“Please get into your pod. It doesn’t matter which end you position your head at. Your pod will make the necessary adjustments.”

We all clambered into the pods.

“Lie down on your backs — face up.”

And as we did, the interior of the pod began to expand and gently form-fit to our bodies. My experience was one of total relaxation and comfort, and I wondered it this was what it was like to lie in a coffin. 

“Touch the inside top of your pod to close, and I’ll see each of you shortly.”

I touched mine, and the lid slowly closed. A light wisp of cool air circulated about me, and though the lid was shut, it wasn’t dark. An ambient blueish-green glow radiated slowly about me, and as it did, I could hear music similar to the chorus we had participated in when we first met. It was so soothing! When they speak of utter peace? This was it.

And I fell into a deep sleep.


Early morning sun rays beamed through the window blind slits onto my face. Outside I could hear the morning-tide welcome as birds joined in a wonderful chorus of praise. I felt myself beginning to join in the song fest when my birth mother knocked on my bedroom door.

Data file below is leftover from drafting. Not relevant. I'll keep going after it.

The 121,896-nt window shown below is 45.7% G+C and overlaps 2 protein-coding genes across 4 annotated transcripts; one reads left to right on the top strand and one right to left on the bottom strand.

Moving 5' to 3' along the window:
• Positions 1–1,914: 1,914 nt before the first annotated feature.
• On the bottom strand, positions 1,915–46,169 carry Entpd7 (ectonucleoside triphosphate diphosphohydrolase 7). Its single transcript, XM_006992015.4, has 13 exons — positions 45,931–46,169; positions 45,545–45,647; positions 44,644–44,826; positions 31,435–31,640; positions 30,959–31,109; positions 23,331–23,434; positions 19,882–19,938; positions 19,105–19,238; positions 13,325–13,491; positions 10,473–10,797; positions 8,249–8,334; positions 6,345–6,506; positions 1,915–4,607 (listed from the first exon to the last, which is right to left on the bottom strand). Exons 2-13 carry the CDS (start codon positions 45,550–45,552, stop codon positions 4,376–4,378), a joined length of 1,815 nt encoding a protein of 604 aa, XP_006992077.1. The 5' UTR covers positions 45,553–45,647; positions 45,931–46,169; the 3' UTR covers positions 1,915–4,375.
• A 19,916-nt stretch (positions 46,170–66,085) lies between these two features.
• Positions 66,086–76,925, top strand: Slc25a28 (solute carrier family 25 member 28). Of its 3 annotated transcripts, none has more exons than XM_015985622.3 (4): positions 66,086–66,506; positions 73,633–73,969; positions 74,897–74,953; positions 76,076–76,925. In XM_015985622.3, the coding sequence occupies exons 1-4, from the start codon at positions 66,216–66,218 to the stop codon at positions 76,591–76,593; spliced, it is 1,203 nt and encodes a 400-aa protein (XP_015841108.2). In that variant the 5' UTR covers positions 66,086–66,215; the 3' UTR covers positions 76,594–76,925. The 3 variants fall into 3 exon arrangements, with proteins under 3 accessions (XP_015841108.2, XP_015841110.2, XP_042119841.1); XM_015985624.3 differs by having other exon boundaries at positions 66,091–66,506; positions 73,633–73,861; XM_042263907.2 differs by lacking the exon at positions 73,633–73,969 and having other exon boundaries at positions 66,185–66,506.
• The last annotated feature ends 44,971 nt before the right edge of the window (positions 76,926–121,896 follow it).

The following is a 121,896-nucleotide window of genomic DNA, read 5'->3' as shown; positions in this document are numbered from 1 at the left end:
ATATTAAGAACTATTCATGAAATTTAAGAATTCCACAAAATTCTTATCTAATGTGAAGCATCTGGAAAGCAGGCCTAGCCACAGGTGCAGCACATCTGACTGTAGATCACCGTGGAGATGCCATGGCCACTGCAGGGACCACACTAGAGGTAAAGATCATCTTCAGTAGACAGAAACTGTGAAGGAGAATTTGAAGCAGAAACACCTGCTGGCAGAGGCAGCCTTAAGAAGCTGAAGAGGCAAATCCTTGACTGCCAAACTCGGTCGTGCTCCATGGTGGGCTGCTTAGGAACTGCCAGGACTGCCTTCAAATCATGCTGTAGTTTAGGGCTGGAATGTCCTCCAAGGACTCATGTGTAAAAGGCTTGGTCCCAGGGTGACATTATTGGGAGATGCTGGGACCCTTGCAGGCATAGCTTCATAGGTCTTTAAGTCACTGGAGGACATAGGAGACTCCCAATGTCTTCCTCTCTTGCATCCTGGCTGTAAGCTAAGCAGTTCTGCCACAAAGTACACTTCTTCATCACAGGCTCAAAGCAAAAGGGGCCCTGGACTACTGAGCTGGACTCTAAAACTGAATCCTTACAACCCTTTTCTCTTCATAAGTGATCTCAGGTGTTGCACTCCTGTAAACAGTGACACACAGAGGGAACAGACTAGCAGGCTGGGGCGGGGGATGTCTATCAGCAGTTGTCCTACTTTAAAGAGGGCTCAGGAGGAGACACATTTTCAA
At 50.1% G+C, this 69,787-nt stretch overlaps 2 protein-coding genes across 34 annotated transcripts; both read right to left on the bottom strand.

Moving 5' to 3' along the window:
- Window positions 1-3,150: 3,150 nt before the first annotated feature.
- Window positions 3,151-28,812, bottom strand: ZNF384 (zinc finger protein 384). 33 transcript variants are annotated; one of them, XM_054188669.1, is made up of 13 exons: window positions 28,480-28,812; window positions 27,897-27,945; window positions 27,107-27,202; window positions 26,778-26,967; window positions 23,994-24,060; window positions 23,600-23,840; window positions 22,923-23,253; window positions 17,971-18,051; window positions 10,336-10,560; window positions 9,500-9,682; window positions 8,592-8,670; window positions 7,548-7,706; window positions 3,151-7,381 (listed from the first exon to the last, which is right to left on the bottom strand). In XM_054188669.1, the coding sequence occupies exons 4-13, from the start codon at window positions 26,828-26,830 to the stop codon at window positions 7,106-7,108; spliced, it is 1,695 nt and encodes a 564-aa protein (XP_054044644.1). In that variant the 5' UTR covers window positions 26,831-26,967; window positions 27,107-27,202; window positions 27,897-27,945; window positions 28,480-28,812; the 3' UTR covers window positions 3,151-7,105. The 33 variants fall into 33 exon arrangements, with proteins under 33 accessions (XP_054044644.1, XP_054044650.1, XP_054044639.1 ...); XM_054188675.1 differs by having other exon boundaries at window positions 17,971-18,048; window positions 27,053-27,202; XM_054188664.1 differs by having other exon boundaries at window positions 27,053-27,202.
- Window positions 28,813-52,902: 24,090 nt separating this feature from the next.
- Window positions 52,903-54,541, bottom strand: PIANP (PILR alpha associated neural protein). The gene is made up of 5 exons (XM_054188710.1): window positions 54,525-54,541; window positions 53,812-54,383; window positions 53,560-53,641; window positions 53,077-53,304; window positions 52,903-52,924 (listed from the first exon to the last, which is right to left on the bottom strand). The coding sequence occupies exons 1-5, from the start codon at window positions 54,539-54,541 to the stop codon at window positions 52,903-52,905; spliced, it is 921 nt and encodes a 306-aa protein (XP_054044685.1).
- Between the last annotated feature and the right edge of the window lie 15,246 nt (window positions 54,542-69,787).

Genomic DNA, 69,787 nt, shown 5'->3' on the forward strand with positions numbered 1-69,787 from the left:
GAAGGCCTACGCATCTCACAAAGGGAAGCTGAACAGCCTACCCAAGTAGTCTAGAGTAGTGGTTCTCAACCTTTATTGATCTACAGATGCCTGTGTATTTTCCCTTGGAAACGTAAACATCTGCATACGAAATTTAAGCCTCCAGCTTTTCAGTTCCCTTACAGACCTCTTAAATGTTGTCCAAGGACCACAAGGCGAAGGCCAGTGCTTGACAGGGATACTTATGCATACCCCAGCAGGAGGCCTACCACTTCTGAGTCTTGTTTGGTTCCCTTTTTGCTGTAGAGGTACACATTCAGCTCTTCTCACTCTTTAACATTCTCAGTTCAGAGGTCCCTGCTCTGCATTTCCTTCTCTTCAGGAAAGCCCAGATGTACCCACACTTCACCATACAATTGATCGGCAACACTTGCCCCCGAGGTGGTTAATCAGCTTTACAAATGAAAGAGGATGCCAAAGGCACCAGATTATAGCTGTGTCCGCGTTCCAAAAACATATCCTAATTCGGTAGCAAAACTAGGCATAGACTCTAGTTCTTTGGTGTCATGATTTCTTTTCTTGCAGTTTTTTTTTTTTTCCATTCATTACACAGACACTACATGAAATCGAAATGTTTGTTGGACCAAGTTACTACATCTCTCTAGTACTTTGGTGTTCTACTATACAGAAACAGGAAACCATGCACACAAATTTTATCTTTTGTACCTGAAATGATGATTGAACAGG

“Eggs and sausage on the table!”

Eggs and sausage. Birds and pigs. The thought was now nauseating. How could I ever have thought those were edible?

I pulled myself out of my bed and shuffled into the bathroom, flicking the light on and staring at my reflection in the walled mirror above the counter sink.

“Still me,” I thought. Wait! Was that a dream?

“You will invariable have moments of doubt that any of this has taken place,” I remember Blues Brother warning us.

“Merely remember our group choruses, tilt your head back, and sing — preferably in the shower so no one thinks it odd.”